He was, in one word, old. Almost ancient. So old infact that whatever color his paint had been in his prime, it had now faded to a grey and black. If ever he moved there was a chance you would hear a squeak or grind of gears and rotors as, little by little, friction crept into his joints. As far as many were concerned, he was about ready to be smelted.
About, but not yet. He still had one little spark of youth left in him, one that shone brightly in his optics, and as long as that still burned he wasn't ready to join the scrap heap just yet, not while he still had an ounce of life. While his systems still functioned he refused to be confined to a recharge berth like some crippled mech.
But there were some times when he felt like going into permanent shut down because, frankly, there was nothing worth living for anymore.
It was not that he was deprived of material things. He was, after all, quite a well-to-do mech after the upper echelons of Cybertron rewarded him for the service he had given in the past. His residence was located in the upper middle-class district of Polyhex. However, for all his wealth and knowledge, he lacked one thing – he had no one to share it with, no younger robot to pass it all down to. The youth of Cybertron were no longer interested in the things he loved most in life.
Heaving a dejected sigh he pushed open the door to one of Polyhex's more civilized pubs and stepped inside. None of the patrons even bothered to look at him. The only one to acknowledge his presence was the bartender. He nodded to the old robot as he sat down in front of the counter.
"What'll it be Maestro?" the bartender asked. "The usual as always?"
Maestro shook his head. "Something stronger Freeflow," he told the amber colored mech.
Freeflow set a smaller metal 'glass' on the counter and poured in a shot of higher grade energon. Maestro picked it up and drained it one gulp.
"One more," he said.
The younger bartender filled up his glass again, then moved off to see to a new customer who had just come in, leaving Maestro in the care of one of his assistants.
Finally, an hour before closing-time, Freeflow came back. Maestro had his head resting on his arms which were folded across the bar counter. Three glasses were placed in front of him. He looked up as Freeflow pulled up a stool and sat down opposite him.
"Time for one more drink," he said.
"I think its time for you to go home Maestro," Freeflow replied.
"What's the point? I've nothing to go home to."
"Well, you're not going to sit here and drink yourself into over-charge."
"I might as well."
"Maestro, did something happen today?"
"Why, yes lad, I got fired."
Freeflow sat up a bit straighter. "Oh. I'm sorry."
"Yes. So am I. The Academy, they called it retiring. I may be old, but I'm not stupid."
"Did they tell you why?"
"None of these younger bots, it seems, are interested in music anymore. Most of them are more interested in trying to upgrade themselves, especially since they created that new breed after those fights broke out in the South district. Transformers they call them. So of course, who the pit can be bothered with learning music?"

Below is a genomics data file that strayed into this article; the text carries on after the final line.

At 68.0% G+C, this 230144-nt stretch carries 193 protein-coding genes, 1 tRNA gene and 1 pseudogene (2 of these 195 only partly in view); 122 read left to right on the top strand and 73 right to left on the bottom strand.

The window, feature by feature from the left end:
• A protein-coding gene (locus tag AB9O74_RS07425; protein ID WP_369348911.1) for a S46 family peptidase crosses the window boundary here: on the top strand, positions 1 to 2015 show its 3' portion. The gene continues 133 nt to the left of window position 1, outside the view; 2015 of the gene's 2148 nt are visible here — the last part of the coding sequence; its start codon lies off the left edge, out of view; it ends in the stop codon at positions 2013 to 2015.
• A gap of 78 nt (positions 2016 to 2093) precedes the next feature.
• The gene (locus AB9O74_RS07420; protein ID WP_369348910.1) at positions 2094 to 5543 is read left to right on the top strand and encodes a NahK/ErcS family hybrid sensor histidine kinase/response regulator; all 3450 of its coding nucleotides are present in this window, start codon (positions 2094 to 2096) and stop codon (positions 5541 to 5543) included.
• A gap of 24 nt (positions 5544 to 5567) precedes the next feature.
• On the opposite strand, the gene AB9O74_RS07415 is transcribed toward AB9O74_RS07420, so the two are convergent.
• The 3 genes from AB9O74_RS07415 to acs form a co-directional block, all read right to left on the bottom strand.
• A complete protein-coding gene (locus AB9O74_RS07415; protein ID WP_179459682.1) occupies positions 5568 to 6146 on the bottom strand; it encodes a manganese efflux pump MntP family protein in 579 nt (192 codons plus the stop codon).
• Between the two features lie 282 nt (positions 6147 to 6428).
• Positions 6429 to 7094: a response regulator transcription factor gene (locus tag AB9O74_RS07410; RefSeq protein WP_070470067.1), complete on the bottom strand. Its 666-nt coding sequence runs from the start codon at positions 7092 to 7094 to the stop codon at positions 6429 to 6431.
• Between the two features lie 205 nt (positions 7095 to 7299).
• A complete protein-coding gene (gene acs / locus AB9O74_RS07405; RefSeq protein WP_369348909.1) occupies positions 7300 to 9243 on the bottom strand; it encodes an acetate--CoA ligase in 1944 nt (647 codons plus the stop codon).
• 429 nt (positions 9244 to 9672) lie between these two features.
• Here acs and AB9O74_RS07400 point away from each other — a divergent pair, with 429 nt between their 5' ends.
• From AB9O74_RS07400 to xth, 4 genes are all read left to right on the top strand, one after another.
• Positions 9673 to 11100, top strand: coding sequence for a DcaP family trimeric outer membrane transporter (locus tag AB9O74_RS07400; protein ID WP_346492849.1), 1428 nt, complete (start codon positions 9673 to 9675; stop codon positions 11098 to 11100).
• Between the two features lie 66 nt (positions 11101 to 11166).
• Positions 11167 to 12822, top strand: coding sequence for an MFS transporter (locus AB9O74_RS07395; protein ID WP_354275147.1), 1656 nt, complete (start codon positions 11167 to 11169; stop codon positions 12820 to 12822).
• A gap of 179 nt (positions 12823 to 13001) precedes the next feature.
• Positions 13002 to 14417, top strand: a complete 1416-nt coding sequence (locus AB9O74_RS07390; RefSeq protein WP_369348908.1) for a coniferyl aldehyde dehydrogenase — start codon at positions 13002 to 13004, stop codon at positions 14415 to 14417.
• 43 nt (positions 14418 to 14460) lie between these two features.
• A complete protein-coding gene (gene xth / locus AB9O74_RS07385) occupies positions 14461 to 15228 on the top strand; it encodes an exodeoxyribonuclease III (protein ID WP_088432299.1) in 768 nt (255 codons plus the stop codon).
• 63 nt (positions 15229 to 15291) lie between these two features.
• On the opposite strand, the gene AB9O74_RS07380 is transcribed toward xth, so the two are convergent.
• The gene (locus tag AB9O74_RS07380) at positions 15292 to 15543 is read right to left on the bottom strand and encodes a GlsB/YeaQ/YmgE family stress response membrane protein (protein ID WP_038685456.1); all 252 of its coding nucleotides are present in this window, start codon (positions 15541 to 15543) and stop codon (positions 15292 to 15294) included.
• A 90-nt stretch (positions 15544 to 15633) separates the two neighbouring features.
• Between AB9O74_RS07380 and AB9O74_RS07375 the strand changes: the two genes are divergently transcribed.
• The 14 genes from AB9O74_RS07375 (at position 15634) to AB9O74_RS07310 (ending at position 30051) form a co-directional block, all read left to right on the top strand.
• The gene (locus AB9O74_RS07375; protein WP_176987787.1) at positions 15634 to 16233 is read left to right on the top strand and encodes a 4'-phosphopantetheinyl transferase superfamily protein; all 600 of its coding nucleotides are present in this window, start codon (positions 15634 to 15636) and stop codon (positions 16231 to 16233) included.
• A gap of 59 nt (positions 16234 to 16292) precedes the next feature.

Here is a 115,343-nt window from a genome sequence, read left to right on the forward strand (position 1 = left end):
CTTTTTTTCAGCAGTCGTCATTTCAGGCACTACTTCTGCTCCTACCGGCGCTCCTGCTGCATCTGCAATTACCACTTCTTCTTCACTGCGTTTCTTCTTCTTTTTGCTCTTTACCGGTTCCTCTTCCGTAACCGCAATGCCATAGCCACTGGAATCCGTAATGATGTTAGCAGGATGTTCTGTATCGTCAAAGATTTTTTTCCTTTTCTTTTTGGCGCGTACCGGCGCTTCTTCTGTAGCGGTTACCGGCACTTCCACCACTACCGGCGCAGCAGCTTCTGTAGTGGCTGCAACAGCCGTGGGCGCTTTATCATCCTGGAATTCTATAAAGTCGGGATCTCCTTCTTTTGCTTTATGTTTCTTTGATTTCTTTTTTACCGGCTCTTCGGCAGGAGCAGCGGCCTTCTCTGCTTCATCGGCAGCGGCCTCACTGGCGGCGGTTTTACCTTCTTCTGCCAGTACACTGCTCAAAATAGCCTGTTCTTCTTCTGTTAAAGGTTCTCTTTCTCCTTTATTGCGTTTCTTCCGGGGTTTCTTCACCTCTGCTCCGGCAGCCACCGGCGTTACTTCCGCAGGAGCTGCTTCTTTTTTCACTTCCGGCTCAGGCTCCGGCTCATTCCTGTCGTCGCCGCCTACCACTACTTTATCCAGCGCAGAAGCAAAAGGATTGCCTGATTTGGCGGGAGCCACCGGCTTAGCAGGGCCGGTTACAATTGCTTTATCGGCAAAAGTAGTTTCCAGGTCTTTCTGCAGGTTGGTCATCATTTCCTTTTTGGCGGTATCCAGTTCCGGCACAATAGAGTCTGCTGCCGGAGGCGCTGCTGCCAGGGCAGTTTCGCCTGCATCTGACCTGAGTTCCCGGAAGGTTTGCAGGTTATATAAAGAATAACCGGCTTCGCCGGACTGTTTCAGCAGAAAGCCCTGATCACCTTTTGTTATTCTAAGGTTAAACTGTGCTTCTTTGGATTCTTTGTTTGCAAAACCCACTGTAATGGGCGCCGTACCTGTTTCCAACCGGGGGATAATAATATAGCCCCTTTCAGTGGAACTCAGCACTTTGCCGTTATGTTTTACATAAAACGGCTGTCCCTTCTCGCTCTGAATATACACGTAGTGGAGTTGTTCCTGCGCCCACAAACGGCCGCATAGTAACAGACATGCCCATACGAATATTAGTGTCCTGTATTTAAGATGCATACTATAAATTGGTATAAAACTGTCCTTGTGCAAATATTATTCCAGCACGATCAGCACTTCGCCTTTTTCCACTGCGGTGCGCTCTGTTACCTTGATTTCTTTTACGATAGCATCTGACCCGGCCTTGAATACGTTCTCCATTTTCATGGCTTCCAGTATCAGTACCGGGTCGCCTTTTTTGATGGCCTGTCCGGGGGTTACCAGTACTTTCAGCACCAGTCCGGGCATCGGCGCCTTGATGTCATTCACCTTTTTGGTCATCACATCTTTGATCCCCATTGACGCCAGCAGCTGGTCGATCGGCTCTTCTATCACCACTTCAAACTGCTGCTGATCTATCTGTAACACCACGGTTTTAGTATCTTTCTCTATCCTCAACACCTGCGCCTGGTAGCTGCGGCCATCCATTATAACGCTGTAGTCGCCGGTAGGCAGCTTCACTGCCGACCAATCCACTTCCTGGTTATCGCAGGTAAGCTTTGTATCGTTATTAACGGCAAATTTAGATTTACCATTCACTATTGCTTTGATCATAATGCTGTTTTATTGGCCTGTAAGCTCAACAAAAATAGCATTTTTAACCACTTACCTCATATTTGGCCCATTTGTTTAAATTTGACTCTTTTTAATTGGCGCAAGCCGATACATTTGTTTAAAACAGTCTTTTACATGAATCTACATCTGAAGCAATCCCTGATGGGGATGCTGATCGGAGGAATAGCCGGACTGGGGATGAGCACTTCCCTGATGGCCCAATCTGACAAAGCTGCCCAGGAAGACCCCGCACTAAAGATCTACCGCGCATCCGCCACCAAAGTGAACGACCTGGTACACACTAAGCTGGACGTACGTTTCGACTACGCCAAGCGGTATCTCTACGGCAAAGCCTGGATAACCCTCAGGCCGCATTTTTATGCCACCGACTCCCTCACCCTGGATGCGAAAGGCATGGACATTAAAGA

"I'm sure you can get a job at another Academy."
Maestro leveled him with a resigned look.
"Music is not just a job to me 'Flow. Its my life. Its what I was created for. And look at me, I'm old. And somewhere in my core I know I don't have much time left. Yet I don't want to leave without giving Cybertron some sort of musical culture. I don't want music to die with me. But no one wants to learn."
"Yea? Well then maybe you should create your own students," an old, green, rough-voiced mech said from further down the bar as he stood up and slapped some credits down on the counter. "Seeing as how you got nothing else to do."
Maestro stared at him as the bot made his way outside, transformed and sped off.
"Who was that guy?" he asked.
"One of the Transformers from the South," Freeflow said. "Don't listen to him, he's got a few wires crossed in his CPU. Comes up here every once in a while and starts telling all these cracked up stories when he thinks he's got an audience."
But the seed was now planted. Maestro stroked his chin thoughtfully.
Freeflow watched him. "You're not seriously thinking of doing something like that are you?"
"Music may not be the only thing I know how to create. Besides, what have I got to lose?"
"What about Orchestra?"
Maestro looked at the young bartender sharply for an instant and Freeflow flinched, a bit afraid that he had said something wrong. But then the old robot's features softened and he sighed.
"Lad", he said. "She's almost as old as I am, though she probably has more life in her than I do. Its only a matter of time for us now."
Orchestra, though created a couple of years after Maestro, stepped off the same assembly line. In her prime she too had been brightly colored, but now while he had faded to a dark grey and black, she had turned a more light ash and white color.
She was the partner of his best friend Chord, who died in one of the Great Cybertronian wars. His final wish was that Maestro should take care of her for as long as he or she lived. That wish Maestro had fulfilled. She currently lived next door to him in a much smaller and less grander residence.
"So you will keep it a secret from her?" Freeflow asked him. "How?"
"I never said I was going to keep anything from her. I will tell her tomorrow," Maestro replied. He stood up and placed a few extra credits on the counter. "I would prefer it if the whole of Polyhex did not know about my plans even before I begin planning."
Freeflow smiled wryly as he subspaced the chips. "They wont hear it from me, you can count on that."
"Yes, I'll bet I can."
Maestro headed to the doors and stepped out into the cool Cybertron night. He looked up at the faintly twinkling stars for a moment.
"Yes," he murmured. "He shall be a star too."
Then he slowly turned away and began the walk back to his home.